Spanish language news is an area of new opportunity

Spanish language news is an area of new opportunity

Professor Pablo Baler reviews the site with his student Edi Sosa.

Modern Languages Professor Pablo Baler (right) reviews content on the site, a Spanish-language sister site to the University Time's, with one of his reporters and students, Edi Sosa.

With notebooks, video and digital cameras in hand, some 15
Cal State L.A. students scoured the streets of Los Angeles this spring, seeking
out stories, interviews and leads. The question they posed was simple: “What’s
up?”—or rather “¿Que ondas?”

The students, enrolled in
Modern Languages Professor Pablo
’s Spanish journalism practicum, represent the first venture by the
University to train and prepare aspiring journalists for the growing field of
Spanish-language media.  In fact, it’s Baler’s ultimate goal for the University
to be one of the first—if not the first—institutions to develop an
interdisciplinary bachelor’s degree program in Spanish journalism.

“When you listen to the radio, watch TV or read the
newspaper, you notice that more training in the language is needed,” explained
Baler, who is also a fiction writer and journalist, reporting in the past for
newspapers, television and radio shows in the states and his native Argentina.

“To be able to combine elements—the writing and reporting
training of a journalist and the language—to produce real Spanish language
journalists would provide our students with a remarkable advantage,” he said.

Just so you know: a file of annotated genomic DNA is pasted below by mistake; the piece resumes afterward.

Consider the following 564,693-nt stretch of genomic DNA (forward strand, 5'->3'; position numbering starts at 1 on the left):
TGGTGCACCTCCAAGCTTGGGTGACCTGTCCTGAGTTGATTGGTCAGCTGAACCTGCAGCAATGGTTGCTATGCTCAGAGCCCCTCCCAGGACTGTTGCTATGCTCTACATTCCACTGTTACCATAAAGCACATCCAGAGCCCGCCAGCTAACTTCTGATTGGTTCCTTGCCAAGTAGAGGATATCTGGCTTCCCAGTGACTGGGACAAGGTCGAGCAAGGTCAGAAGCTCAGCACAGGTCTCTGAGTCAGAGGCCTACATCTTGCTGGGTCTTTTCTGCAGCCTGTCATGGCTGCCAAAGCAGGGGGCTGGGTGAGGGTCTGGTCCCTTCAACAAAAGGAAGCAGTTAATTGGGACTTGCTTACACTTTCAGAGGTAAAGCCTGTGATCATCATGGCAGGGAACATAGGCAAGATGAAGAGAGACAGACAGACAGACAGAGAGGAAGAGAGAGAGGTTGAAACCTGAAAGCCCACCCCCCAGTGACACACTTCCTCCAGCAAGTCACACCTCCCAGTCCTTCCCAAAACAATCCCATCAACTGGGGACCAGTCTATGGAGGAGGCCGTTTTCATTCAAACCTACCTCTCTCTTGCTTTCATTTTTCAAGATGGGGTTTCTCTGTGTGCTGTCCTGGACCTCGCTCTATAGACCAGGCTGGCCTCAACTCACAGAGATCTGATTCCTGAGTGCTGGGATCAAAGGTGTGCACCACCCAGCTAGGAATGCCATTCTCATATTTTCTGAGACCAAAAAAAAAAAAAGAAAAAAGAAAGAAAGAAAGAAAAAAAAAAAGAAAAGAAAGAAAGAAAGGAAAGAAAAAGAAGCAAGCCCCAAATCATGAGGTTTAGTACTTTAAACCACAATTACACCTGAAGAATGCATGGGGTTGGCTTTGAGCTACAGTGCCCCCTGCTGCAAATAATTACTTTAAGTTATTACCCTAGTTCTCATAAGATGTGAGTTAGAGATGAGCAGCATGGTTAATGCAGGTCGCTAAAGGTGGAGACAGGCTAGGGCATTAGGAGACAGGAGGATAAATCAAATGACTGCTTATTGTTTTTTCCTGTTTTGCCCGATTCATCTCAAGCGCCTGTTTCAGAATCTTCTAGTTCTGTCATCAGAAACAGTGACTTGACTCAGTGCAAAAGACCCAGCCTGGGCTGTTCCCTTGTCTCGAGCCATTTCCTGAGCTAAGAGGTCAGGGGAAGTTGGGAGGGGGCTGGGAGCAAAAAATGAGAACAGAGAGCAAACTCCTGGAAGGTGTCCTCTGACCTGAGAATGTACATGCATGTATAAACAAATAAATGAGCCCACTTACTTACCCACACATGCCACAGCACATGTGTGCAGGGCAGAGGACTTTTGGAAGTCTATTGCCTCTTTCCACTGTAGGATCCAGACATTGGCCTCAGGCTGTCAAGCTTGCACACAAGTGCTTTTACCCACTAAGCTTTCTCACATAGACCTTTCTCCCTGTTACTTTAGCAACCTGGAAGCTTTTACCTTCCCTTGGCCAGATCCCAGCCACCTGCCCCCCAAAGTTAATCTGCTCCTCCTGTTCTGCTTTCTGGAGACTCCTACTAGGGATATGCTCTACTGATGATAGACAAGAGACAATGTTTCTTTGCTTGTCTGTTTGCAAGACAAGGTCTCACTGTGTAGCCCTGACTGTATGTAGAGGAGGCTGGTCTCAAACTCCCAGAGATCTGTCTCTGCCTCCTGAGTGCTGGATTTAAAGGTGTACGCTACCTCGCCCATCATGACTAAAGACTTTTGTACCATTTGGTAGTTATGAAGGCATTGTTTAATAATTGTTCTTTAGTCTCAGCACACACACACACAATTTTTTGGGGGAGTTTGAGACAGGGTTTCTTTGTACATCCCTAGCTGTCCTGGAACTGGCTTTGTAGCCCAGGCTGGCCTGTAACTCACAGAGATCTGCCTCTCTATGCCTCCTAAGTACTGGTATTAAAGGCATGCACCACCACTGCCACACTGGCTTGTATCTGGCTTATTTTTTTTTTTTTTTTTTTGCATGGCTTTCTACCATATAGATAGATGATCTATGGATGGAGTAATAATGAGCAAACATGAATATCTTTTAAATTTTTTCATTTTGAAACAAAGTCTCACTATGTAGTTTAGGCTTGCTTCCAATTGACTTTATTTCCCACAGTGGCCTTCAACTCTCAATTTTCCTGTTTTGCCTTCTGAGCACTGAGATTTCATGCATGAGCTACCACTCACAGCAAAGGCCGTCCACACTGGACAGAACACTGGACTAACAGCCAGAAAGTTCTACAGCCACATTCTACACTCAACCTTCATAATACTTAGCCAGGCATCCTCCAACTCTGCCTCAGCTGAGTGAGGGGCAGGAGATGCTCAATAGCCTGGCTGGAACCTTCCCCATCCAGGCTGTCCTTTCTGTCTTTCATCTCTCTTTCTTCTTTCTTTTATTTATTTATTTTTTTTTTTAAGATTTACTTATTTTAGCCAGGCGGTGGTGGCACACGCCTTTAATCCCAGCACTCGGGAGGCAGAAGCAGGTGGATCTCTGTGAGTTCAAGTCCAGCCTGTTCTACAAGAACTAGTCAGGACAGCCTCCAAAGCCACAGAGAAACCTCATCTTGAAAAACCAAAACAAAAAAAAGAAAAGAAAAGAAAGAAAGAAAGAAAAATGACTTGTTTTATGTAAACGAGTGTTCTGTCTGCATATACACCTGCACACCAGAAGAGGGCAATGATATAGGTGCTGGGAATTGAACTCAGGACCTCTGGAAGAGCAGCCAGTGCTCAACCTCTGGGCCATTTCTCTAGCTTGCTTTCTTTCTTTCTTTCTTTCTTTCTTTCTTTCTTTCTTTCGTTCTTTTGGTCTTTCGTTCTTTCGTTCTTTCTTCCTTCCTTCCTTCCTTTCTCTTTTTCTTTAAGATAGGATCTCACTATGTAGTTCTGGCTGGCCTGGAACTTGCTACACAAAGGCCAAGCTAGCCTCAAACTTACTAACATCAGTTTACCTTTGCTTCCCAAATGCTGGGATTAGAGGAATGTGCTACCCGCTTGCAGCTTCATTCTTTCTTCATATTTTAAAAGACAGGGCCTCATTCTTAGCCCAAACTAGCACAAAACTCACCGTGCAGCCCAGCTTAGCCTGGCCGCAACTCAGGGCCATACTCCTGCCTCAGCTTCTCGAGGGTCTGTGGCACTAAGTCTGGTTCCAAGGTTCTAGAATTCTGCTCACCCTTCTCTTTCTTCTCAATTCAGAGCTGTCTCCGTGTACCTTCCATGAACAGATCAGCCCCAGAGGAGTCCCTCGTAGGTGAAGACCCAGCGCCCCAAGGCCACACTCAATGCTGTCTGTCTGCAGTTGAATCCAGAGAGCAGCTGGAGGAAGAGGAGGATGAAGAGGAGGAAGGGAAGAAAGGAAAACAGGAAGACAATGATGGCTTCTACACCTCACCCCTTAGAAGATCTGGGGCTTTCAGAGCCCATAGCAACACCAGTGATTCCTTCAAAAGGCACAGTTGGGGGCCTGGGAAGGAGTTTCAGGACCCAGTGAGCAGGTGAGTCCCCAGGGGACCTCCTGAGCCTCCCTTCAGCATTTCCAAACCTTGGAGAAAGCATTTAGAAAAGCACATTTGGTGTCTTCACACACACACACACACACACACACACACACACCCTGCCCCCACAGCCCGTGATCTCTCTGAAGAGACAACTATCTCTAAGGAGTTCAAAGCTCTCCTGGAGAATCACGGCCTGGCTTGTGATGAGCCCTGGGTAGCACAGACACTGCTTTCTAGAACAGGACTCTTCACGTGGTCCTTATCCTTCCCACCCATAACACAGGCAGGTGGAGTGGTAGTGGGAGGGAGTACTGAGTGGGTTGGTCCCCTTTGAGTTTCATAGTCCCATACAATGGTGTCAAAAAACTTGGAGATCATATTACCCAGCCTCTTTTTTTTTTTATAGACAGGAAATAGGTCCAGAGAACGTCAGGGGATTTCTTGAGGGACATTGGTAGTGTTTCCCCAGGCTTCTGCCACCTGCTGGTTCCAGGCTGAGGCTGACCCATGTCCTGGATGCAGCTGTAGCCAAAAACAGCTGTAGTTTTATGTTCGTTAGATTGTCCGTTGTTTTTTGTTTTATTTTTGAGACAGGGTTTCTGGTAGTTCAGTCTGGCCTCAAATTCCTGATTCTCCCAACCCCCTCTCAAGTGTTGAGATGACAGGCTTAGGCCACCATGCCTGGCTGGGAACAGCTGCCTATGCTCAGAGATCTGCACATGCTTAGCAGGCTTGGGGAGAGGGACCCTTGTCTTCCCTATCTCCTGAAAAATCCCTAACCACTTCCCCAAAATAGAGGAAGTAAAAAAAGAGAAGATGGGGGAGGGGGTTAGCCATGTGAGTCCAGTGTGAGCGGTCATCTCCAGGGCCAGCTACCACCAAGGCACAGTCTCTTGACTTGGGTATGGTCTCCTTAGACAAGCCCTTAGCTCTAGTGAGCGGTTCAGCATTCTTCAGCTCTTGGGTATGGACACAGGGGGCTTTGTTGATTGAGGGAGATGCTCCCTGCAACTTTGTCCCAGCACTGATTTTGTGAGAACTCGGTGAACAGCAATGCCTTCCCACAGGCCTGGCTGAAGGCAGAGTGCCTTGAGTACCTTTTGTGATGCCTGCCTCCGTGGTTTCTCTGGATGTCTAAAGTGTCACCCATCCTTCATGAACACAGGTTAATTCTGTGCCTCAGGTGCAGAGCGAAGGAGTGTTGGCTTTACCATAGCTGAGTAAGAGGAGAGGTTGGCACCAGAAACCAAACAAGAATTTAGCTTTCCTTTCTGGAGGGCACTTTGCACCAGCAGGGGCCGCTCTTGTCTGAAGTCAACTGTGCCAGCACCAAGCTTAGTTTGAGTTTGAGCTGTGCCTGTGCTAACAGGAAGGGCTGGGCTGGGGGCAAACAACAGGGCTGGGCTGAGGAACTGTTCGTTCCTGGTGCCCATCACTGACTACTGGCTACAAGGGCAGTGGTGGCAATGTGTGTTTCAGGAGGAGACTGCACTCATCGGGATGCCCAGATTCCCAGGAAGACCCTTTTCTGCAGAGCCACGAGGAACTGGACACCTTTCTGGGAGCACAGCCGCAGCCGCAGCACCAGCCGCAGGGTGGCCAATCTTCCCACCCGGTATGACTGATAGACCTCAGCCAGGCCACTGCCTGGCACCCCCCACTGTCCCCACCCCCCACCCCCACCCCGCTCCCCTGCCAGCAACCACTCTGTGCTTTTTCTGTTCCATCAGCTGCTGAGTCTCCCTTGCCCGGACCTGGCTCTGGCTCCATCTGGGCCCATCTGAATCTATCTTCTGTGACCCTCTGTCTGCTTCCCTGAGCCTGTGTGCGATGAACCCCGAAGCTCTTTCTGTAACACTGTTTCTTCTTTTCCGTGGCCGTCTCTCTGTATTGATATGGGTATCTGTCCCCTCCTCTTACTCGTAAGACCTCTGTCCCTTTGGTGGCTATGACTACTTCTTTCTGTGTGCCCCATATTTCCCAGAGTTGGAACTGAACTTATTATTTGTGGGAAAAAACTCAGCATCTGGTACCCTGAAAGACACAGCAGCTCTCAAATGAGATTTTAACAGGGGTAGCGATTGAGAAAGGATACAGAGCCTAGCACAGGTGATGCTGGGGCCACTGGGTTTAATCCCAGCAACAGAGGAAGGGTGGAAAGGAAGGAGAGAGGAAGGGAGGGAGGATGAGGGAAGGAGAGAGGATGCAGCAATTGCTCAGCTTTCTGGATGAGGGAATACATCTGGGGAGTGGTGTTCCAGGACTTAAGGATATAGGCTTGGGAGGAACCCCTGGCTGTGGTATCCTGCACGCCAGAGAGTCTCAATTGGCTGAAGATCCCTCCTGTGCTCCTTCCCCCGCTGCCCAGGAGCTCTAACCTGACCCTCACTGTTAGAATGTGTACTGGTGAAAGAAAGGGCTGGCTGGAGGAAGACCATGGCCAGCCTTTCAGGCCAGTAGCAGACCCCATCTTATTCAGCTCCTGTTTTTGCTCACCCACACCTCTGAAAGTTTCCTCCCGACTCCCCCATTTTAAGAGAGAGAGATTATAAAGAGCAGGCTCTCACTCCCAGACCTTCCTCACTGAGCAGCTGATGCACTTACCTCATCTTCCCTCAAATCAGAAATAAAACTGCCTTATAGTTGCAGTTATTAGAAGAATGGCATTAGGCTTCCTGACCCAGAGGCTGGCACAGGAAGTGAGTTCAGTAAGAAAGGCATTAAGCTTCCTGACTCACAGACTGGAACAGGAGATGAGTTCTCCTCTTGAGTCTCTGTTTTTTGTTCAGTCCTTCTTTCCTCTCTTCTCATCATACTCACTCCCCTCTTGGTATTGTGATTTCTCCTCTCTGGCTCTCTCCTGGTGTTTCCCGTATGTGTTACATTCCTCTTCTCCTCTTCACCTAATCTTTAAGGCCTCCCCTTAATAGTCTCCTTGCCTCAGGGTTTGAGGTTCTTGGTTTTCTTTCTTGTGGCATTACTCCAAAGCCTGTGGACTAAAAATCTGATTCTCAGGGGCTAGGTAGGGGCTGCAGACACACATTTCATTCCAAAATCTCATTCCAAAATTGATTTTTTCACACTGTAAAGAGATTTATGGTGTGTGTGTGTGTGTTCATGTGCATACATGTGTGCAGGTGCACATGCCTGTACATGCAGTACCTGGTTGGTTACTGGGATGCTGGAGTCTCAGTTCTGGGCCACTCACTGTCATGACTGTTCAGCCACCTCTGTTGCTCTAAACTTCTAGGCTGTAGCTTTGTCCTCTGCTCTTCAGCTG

And that advantage could reasonably translate into more
jobs for Cal State L.A. graduates interested in a field that has seen
exponential growth in recent years, despite drastic cuts and struggles in the
English-language media market. For instance, in 2009, Spanish-language cable
television led all media sectors in advertising growth, expanding its base by
more than 32 percent, while the U.S. advertising market experienced a 9 percent
decline. Similarly, during the same period that English-language newspapers
experienced a more than 10 percent drop in circulation, the combined circulation
of Spanish-language newspapers rose to more than 2 million readers.

“This is the very beginning of something that could be so
much bigger,” Baler said, noting that there is a real interest from students. In
his first two quarters of the Spanish journalism program, Baler said he was
impressed by the number who enrolled and by their dedication to mastering the
material. During the winter quarter, Baler’s students covered journalism news
writing fundamentals, and in the spring they went into the community to put
their skills and knowledge to work.

“It was actually my favorite class,” said undergraduate
Laura Cortez. “(Reporting) helps me to keep up on current events because I have
to know what’s going on to decide what to write about or what’s important.”

The students’ weekly assignments, and written and
videotaped field reports were uploaded and distributed on the newly launched
Spanish-language site The site, developed by Baler and his
students with the help of Communications Professor Jon Beaupre, is run as a
sister site to the University Time’s online presence at
Although a Spanish journalism course is not offered this summer, he said, the
site is being maintained and updated by student volunteers who continue to file
news reports and features.

“I just love writing,” says student Heriberto Alejandro
Orea, who has reported on cultural events and happenings this summer. “I want to
be a professional writer, to write in different formats—and this is one of

A fellow student, Edi Sosa, who has a keen interest in
building a career in Spanish media, added that taking Baler’s classes and
writing for is helping to put him within reach of his goal.
“This leaves a door open for me for future opportunities; I will be ready to
walk in,” Sosa said.

For more on the students’ work, visit